Every tree limb overhead seems to sit and wait, while every step you take becomes a twist of fate.
Up on the watershed, standing at the fork in the road...

If you are new to our adoption blog please take a moment to scroll down to the archives at the bottom of this page and start with July 2009 post "Watershed."


Coming Out

I feel like I'm coming out of the closet....I am not an "adoption advocate."

There. It's been said. I'm hoping my followers don't all drop and run en masse.

How I realized this?

Yesterday I set up a coffee date with a woman from my church who is also adopting from Ethiopia. We were connected by email but haven't met in person yet.

Almost immediately after setting up our date I began having anxiety about what kind of path our conversation will take.

I realized I am not an adoption advocate because as I had mixed feelings it dawned on me that I am not the go-to girl for all things adoption related. I don't encourage others to adopt. I get nervous around people who I sense are part of the movement to get every Christian to adopt an orphan in need. I don't advertise about our adoption. I don't get excited when I hear that there is an adoption movement or a church starting an adoption ministry.


I am cynical I suppose.
I have read a lot of blogs and websites that present false images about adoption. I detest the adoption agency ads with photos of smiling healthy babies with taglines like "I am waiting for you to come and find me." Schmarmy. And really totally untrue in my experience.

Haven't we all learned from our adoption experiences that these days there are very few reputable programs that actually have healthy infants "waiting" for families. In fact, I can't think of one. There may be healthy babies waiting out there but they are not immediately available. China - 4/5 year wait now?
Ethiopia - most large agencies are 1-2 year wait.
Russia - majority of kids have special needs or at high risk.
Korea - phasing out healthy infant referrals for mostly special needs infant referrals.
Haiti- 2 years (although I have heard reports of 3+ years.)

So I have a hard time with the happy, warm, fuzzy belief that there are beautiful orphanages tragically filled with healthy infants who all happen to be double orphans waiting for us adoptive families.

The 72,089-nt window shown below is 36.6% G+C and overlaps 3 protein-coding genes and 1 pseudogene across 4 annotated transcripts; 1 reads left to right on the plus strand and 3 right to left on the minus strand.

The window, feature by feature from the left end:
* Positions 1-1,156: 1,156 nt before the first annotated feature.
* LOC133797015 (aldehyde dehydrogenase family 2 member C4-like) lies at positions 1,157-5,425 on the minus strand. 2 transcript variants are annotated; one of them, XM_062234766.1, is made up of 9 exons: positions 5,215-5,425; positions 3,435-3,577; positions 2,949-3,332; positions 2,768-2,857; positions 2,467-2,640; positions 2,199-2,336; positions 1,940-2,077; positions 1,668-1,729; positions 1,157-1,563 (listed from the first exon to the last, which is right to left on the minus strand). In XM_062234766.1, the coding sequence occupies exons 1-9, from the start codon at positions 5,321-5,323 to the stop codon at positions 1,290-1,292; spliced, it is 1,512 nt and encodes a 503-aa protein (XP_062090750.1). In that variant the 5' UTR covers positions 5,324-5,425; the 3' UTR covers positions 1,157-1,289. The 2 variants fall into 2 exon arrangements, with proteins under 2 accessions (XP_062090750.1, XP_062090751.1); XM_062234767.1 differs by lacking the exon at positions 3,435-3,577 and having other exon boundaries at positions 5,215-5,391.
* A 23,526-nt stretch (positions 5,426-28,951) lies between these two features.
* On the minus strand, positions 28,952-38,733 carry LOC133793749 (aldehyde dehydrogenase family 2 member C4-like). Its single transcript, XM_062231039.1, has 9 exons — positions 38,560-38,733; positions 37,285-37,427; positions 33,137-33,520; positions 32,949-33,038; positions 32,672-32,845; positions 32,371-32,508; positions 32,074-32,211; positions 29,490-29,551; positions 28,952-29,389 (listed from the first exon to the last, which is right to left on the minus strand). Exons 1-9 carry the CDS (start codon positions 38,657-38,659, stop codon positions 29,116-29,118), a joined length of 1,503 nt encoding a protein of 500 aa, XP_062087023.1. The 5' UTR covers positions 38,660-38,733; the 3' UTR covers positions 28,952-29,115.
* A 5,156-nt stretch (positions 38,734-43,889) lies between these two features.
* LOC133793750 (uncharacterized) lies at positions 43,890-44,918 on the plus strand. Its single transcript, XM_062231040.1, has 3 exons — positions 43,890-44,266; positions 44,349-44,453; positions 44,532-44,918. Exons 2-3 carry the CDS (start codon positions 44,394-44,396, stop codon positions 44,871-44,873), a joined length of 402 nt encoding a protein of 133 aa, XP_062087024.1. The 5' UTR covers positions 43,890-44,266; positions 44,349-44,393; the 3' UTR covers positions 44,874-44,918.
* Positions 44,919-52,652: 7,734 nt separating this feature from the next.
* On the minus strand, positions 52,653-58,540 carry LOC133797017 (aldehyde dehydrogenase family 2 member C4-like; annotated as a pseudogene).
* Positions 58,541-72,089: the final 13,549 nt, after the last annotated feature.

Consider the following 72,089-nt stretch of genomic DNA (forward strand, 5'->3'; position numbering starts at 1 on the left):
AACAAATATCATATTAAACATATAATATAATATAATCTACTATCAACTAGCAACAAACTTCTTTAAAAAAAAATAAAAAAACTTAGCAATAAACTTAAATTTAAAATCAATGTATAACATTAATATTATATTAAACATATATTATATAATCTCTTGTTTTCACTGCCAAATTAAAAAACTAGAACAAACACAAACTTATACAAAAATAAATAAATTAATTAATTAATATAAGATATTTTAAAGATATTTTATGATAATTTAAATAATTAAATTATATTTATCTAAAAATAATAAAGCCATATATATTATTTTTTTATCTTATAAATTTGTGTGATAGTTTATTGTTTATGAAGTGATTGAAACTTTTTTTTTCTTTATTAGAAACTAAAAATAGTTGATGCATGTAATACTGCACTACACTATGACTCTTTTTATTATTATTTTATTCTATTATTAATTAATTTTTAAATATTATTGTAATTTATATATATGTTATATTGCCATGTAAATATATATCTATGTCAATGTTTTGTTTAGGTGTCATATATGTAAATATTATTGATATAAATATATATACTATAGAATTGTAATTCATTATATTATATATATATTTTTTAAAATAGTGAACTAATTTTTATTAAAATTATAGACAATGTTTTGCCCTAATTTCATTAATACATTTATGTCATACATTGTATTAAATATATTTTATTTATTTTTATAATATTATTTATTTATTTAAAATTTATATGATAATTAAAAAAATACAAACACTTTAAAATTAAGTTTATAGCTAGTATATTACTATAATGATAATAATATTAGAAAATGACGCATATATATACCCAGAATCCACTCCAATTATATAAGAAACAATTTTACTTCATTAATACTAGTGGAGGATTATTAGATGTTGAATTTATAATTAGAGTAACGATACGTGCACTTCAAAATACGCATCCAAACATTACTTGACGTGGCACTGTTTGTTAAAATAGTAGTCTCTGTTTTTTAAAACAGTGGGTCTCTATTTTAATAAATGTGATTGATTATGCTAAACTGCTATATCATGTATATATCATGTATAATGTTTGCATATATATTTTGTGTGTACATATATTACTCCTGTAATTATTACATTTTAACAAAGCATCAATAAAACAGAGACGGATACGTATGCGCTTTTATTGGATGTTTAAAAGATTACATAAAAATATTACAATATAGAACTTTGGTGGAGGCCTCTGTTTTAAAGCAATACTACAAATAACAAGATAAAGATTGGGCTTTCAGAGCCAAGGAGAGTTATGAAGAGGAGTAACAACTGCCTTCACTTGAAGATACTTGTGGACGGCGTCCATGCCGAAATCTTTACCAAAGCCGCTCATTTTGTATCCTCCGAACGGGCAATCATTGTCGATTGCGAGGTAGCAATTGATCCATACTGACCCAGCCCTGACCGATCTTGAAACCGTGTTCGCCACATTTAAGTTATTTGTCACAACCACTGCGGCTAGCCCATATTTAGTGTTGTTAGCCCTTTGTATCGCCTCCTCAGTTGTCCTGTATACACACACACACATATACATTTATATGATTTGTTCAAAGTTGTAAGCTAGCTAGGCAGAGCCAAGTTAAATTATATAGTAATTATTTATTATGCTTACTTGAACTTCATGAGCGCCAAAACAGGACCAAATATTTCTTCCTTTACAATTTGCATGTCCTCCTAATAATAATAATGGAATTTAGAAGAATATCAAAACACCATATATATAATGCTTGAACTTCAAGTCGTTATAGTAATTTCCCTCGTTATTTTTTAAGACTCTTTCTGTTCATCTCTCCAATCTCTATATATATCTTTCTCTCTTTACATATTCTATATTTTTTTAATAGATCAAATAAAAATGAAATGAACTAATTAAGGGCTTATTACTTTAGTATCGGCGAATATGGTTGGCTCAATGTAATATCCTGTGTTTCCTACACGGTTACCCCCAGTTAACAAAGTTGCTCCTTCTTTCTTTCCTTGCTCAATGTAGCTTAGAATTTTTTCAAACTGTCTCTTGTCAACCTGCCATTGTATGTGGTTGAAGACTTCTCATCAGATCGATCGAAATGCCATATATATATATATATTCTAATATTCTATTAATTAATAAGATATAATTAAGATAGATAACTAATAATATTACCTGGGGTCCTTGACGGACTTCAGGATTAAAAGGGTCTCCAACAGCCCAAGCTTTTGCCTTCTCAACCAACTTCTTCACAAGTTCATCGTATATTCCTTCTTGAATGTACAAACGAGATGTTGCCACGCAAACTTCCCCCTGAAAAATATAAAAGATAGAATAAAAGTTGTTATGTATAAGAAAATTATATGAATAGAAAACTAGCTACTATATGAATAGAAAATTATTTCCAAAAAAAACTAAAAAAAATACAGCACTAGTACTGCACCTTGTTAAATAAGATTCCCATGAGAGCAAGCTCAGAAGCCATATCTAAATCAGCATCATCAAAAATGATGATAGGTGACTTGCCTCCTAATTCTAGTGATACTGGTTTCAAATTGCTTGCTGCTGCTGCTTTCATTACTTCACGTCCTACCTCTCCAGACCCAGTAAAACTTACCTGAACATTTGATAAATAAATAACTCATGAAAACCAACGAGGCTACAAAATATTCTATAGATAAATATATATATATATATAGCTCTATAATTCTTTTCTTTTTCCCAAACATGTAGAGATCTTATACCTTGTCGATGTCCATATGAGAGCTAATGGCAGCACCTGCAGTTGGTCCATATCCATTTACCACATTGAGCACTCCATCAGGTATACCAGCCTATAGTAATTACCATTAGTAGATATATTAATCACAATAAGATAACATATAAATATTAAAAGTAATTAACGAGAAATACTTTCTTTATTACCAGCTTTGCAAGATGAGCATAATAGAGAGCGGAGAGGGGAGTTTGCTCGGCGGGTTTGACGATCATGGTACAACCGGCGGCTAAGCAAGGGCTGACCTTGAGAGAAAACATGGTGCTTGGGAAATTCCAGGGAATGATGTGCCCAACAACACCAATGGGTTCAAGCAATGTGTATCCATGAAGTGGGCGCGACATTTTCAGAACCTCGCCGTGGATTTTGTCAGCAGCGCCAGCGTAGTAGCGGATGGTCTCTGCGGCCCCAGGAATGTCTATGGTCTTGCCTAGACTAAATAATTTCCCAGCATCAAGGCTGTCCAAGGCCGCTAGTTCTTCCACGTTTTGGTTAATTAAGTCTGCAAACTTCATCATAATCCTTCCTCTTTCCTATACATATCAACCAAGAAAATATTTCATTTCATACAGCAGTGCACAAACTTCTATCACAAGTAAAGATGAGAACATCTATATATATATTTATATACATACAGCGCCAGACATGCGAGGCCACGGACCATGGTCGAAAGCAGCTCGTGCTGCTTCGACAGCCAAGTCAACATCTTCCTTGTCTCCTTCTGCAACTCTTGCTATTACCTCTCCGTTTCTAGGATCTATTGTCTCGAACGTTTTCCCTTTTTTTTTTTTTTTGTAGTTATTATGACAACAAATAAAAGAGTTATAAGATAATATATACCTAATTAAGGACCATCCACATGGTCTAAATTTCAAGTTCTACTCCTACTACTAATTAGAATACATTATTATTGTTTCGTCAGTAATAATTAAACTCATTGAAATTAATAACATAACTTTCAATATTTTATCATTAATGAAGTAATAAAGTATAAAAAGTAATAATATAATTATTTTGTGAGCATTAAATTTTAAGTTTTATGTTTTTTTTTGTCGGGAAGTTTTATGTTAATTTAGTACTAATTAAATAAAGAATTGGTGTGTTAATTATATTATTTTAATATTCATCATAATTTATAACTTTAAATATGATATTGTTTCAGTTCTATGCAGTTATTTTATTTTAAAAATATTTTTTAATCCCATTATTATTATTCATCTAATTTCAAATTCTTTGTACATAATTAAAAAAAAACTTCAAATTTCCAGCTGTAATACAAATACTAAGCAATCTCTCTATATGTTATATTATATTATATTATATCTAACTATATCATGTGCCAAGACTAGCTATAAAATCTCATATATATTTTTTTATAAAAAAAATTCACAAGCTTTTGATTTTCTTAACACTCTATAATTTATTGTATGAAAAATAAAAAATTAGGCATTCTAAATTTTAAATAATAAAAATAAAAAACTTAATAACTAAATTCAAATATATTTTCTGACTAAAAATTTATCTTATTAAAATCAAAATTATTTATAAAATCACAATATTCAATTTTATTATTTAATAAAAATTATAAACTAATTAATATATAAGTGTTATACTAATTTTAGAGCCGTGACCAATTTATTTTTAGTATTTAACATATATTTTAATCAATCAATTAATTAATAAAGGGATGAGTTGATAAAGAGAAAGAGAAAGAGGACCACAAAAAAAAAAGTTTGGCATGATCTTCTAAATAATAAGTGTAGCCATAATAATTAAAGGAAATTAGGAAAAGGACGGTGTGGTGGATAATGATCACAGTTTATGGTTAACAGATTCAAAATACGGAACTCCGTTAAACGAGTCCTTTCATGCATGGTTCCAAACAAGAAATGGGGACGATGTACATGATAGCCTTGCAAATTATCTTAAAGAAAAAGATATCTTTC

Reality is that many kids who are adopted have one living parent. Reality is that most agencies have 90% of adoptive families registering for healthy infants while 90% of their immediately available children are older or have special needs.

That is a huge reality gap pertaining to adoption. So I can't be an adoption advocate unless I can be real with people and unless people get real.

Here is my personal reality check -those of us who want infants or toddlers (with or without special needs) are adopting to expand our families. That is the reality. I don't know anyone who is adopting an infant or toddler to "save an orphan" and quite honestly that would not be an appropriate reason to adopt anyway.

Here is the world's reality check - the vast majority of kids in critical need of and available for immediate adoption are older kids. Kids with special needs and long-term disabilities. I could be an advocate for adoption if both of these realities were part of the adoption discussion. If these were things that every adoptive parent understood or wanted to understand.

But I'm not sure that is the case right now. Many do understand. And many do not. And holding adoption pep rallies where realities are not presented are not my cup of tea.

You can see why I am nervous about coffee with my new aquaintance. I hate being a downer. But I hate unrealistic adoption small talk....

While I am on my soap box here I am going to say one more thing that may cause the last few of you reading to officially drop me.

I don't like the word orphan. There. I have said it.
I don't know a single child who would want to be called an orphan or who would consider it anything other than a discriminating and negative label.

And when we talk about "143 million orphans" in the world we are talking about children who have lost one or both parents. Vast majority living with a surviving parent. I just think it does injustice to the reality of the situation and diminishes the importance of that surviving parent.